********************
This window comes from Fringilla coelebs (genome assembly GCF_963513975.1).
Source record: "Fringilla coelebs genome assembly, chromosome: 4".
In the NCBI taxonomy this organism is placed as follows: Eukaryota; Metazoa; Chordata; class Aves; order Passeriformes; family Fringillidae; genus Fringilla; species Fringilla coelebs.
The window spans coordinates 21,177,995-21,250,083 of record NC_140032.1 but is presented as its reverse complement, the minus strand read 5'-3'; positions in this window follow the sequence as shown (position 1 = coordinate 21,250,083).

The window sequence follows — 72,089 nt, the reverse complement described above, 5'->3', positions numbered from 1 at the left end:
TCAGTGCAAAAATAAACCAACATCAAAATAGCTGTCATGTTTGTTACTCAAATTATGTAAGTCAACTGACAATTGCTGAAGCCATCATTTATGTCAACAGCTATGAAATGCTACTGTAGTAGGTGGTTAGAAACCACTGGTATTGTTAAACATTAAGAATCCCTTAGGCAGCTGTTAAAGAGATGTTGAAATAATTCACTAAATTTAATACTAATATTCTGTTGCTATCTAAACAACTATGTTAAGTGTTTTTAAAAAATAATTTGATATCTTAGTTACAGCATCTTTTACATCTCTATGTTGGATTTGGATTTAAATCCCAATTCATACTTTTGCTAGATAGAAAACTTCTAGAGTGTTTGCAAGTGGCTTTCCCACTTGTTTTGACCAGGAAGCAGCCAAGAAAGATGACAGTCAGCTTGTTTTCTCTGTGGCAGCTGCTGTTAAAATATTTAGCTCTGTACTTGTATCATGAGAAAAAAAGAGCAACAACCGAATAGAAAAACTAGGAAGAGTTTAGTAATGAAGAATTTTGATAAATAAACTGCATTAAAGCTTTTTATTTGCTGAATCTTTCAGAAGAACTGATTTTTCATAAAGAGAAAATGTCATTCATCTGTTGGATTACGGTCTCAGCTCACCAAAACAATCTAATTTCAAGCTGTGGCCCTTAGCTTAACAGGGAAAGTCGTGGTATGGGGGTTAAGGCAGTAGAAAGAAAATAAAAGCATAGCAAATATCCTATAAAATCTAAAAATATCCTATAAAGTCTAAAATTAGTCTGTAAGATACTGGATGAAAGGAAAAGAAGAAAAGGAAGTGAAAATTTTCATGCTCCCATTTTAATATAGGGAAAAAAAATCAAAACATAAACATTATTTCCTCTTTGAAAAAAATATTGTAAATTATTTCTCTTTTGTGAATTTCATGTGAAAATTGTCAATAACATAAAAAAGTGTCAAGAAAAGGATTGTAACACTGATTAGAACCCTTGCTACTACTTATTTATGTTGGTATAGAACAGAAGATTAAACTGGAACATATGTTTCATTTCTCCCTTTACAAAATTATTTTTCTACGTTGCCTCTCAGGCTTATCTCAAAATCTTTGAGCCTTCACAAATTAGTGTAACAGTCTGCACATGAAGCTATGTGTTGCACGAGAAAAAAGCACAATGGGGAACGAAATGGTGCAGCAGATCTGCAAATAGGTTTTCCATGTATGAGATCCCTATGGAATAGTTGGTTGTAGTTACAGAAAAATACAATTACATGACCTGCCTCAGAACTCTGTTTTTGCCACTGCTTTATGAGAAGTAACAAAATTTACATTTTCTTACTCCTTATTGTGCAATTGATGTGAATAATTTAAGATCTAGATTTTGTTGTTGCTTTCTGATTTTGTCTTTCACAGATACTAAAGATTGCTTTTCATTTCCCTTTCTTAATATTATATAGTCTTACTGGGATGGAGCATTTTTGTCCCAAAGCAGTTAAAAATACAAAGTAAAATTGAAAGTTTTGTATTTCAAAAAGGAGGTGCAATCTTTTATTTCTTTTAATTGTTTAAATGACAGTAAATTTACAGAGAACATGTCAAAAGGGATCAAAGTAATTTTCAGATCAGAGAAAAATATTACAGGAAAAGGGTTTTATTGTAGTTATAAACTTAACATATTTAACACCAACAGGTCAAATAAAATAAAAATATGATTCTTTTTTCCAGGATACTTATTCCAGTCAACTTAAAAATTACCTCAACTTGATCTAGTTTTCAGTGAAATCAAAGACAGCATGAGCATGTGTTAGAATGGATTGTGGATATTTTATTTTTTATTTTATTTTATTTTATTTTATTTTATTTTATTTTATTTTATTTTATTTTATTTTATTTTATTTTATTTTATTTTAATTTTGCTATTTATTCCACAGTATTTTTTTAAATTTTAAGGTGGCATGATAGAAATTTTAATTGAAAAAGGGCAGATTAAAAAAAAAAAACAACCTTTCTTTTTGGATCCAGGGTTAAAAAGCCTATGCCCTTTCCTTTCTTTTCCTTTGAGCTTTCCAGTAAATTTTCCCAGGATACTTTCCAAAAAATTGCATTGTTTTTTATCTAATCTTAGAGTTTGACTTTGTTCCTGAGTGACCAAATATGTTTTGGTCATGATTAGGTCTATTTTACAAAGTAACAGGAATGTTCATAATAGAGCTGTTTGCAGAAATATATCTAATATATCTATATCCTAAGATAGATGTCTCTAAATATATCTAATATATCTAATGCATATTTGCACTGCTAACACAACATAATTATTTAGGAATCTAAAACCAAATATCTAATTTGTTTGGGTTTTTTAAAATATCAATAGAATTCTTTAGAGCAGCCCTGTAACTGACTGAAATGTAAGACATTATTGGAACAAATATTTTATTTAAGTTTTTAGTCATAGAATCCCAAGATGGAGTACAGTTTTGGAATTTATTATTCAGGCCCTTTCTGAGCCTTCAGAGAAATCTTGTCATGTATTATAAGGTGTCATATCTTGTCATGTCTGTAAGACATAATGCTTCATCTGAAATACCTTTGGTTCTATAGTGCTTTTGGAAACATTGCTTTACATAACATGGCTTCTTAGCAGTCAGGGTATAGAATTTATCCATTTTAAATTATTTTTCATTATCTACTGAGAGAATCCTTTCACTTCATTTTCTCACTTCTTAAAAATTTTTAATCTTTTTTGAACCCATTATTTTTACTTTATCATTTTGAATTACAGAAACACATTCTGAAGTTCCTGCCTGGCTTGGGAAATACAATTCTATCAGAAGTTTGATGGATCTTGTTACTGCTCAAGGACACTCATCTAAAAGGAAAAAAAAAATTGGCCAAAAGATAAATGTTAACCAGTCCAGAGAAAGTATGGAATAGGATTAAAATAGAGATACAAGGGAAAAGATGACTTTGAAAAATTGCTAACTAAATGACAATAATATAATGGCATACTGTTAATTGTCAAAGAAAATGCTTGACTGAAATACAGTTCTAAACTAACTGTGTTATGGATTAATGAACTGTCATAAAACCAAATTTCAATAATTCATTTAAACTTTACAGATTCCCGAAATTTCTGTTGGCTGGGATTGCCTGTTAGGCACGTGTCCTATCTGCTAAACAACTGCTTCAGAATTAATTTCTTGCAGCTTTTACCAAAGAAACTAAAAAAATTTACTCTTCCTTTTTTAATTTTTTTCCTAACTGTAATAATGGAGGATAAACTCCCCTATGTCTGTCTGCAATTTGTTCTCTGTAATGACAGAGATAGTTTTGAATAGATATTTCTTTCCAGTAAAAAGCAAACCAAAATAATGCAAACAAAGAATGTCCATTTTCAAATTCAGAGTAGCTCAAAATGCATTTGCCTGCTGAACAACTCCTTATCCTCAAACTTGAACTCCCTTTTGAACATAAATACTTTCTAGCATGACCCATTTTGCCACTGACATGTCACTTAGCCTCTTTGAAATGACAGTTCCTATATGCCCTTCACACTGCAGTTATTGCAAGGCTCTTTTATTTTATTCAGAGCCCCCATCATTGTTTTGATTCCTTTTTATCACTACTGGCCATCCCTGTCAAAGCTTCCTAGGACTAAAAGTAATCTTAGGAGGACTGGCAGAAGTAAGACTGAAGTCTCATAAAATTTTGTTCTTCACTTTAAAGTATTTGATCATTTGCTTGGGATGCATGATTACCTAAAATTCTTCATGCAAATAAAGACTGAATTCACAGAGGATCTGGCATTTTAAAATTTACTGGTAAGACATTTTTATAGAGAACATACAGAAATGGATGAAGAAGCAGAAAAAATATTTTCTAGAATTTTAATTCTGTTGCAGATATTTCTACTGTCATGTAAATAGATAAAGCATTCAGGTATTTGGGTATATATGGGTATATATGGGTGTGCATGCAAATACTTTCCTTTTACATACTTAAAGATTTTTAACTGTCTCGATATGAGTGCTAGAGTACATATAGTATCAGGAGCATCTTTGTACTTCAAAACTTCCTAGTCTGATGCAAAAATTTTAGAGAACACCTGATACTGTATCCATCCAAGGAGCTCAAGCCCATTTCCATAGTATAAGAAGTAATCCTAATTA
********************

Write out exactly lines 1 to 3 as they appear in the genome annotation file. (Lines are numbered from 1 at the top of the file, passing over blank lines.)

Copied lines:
This window comes from Fringilla coelebs (genome assembly GCF_963513975.1).
Source record: "Fringilla coelebs genome assembly, chromosome: 4".
In the NCBI taxonomy this organism is placed as follows: Eukaryota; Metazoa; Chordata; class Aves; order Passeriformes; family Fringillidae; genus Fringilla; species Fringilla coelebs.